UTA Celebrates $125 Million Science and Engineering Innovation and Research Building
By UT Arlington University Communications
Posted on September 28, 2018, September 28, 2018

The University of Texas at Arlington inaugurated today its new $125 million Science & Engineering Innovation & Research building, a state-of-the-art facility that will contribute to pushing the University forward as a leading health science research and teaching institution.

Almost $30 million in active research grants move with UTA's faculty into the new facility, which will focus on interdisciplinary research around major health science challenges, such as brain health, cancer, cardiovascular health, healthy aging and rehabilitative medicine.

"We want to thank our champions in the legislature, the Board of Regents, the University of Texas System leadership and the campus community for believing in our vision," said UTA President Vistasp Karbhari. "SEIR is the embodiment of our health science focus, bringing together research neighborhoods, collaborative spaces, teaching facilities and areas where faculty, staff and students can engage with one another as well as experts from the community, the corporate world and non-profit sectors."

The SEIR building also incorporates a novel "science-on-display" concept with glass interior walls that allow everyone who walks through the building to be part of the discovery process.

"The building itself is a space that will catalyze and accelerate our teaching and research efforts," said Duane Dimos, UTA's vice president for research. "As an urban-serving Carnegie R-1 research university, we needed a space that could act as the focus for an innovation ecosystem to drive our regional economy and strengthen North Texas as a center for biotechnology and health science research."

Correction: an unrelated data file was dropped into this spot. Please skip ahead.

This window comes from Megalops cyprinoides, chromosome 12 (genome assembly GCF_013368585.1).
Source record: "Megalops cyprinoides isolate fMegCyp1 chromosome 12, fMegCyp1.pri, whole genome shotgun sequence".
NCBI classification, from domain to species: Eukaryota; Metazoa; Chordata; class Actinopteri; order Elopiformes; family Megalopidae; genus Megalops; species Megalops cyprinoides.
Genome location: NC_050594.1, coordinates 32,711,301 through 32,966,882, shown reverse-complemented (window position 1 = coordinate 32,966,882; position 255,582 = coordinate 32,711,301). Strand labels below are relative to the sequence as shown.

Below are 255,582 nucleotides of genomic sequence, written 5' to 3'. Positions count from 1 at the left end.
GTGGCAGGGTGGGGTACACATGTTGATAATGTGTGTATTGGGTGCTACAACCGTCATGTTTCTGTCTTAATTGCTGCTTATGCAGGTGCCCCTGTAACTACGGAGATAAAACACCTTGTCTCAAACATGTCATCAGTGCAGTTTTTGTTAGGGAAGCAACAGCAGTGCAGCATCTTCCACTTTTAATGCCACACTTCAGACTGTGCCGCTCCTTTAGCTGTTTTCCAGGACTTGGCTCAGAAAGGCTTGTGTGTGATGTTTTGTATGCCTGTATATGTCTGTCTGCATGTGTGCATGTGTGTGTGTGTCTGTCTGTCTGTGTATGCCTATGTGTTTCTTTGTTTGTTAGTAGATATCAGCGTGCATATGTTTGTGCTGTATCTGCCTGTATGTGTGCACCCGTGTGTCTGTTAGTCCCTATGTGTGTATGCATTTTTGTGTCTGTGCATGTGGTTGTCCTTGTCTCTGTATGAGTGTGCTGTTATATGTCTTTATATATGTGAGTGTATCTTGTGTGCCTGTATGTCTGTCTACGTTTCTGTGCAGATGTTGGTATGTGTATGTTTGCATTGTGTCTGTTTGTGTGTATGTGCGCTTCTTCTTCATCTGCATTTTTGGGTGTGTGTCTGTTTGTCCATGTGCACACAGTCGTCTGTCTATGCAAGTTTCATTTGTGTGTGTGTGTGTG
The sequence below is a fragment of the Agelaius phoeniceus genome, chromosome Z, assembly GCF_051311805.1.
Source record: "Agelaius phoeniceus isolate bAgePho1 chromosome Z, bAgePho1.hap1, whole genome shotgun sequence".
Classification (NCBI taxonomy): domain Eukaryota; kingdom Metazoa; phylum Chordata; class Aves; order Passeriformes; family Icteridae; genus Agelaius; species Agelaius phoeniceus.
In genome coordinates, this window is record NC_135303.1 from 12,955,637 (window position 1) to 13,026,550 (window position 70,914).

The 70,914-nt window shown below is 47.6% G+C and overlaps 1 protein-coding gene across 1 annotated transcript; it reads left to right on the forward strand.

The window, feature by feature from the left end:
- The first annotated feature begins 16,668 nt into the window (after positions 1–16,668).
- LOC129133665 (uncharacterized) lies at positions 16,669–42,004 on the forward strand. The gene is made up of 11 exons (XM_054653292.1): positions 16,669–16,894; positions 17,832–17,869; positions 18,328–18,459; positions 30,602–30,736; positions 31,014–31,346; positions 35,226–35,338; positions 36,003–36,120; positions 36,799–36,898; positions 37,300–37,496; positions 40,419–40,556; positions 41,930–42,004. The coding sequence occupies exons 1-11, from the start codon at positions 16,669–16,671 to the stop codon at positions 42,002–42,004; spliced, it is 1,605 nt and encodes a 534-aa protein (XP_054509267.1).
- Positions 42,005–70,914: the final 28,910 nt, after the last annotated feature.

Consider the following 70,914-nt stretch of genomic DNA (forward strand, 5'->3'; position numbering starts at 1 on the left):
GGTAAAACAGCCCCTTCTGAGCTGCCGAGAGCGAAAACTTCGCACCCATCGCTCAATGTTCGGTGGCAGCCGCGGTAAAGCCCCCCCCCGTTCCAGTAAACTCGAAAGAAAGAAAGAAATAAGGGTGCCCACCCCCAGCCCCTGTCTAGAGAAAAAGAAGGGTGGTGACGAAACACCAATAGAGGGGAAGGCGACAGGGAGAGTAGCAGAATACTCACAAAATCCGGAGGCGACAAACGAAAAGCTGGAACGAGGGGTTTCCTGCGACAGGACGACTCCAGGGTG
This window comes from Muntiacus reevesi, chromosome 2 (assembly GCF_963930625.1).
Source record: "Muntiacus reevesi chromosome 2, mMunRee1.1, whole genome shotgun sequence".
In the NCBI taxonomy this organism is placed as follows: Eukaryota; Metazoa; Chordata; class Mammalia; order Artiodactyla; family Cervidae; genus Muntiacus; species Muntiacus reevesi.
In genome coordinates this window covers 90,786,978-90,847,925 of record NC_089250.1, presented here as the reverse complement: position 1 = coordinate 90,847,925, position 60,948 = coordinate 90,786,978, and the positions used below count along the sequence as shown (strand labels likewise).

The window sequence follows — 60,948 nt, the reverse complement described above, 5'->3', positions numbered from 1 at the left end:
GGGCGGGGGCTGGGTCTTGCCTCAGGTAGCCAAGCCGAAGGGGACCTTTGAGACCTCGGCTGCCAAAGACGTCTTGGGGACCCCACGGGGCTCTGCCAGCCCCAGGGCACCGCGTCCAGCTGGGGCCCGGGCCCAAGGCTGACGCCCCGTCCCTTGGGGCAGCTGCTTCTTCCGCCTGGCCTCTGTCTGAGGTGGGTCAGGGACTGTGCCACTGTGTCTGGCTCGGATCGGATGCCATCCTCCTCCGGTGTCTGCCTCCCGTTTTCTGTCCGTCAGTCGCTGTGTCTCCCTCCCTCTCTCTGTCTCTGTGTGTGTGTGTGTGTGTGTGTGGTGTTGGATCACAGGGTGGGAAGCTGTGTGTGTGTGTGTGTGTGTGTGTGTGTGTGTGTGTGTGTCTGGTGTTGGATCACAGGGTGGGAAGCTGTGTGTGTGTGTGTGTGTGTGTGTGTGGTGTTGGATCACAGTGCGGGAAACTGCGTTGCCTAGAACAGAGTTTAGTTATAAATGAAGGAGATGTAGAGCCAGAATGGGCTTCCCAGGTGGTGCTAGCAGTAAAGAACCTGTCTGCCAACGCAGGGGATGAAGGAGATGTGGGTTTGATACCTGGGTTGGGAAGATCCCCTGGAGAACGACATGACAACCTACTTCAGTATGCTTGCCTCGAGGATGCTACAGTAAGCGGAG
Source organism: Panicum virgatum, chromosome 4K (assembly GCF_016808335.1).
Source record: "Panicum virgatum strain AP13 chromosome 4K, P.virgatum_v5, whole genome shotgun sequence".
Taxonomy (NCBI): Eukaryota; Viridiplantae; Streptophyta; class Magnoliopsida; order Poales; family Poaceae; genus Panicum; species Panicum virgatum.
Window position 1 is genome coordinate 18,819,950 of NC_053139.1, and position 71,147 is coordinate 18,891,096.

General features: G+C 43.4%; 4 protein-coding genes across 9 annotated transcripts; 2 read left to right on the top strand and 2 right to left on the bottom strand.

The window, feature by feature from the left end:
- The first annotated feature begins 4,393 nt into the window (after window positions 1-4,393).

Arlington Mayor Jeff Williams commented that SEIR is a critical contribution to the City of Arlington and the region.

"I have watched this building go up from the day of groundbreaking and I am hugely impressed with the final result," Williams said. "SEIR will make a big difference to students and faculty, but also to the Arlington community at large. I foresee great solutions coming out of SEIR, for medical discoveries, drug development and new ways to treat health issues like cancer."

State representatives Tony Tinderholt and Chris Turner also participated in the inaugural event.

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